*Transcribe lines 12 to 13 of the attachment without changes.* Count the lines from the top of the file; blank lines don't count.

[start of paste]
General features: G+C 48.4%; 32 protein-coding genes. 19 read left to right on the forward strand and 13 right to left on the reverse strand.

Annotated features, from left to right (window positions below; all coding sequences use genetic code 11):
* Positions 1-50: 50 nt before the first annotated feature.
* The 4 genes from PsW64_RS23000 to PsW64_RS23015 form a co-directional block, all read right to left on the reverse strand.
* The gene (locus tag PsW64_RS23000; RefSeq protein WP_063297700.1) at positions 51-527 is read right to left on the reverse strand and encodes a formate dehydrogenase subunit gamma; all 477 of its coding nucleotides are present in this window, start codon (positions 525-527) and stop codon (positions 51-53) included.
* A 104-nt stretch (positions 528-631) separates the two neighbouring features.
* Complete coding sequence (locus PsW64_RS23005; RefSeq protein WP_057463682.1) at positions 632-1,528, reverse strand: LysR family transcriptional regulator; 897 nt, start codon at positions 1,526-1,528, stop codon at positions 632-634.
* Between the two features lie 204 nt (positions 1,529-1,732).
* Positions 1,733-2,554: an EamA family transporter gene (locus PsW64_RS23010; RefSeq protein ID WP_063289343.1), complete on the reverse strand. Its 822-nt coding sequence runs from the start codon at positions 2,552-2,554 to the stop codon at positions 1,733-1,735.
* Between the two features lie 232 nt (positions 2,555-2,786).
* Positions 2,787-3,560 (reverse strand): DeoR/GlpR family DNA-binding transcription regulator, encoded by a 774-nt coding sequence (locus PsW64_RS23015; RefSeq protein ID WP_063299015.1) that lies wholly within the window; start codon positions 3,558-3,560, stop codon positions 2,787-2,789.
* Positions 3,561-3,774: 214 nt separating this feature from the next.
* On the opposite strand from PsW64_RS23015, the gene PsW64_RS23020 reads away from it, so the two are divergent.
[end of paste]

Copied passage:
* Positions 3,561-3,774: 214 nt separating this feature from the next.
* On the opposite strand from PsW64_RS23015, the gene PsW64_RS23020 reads away from it, so the two are divergent.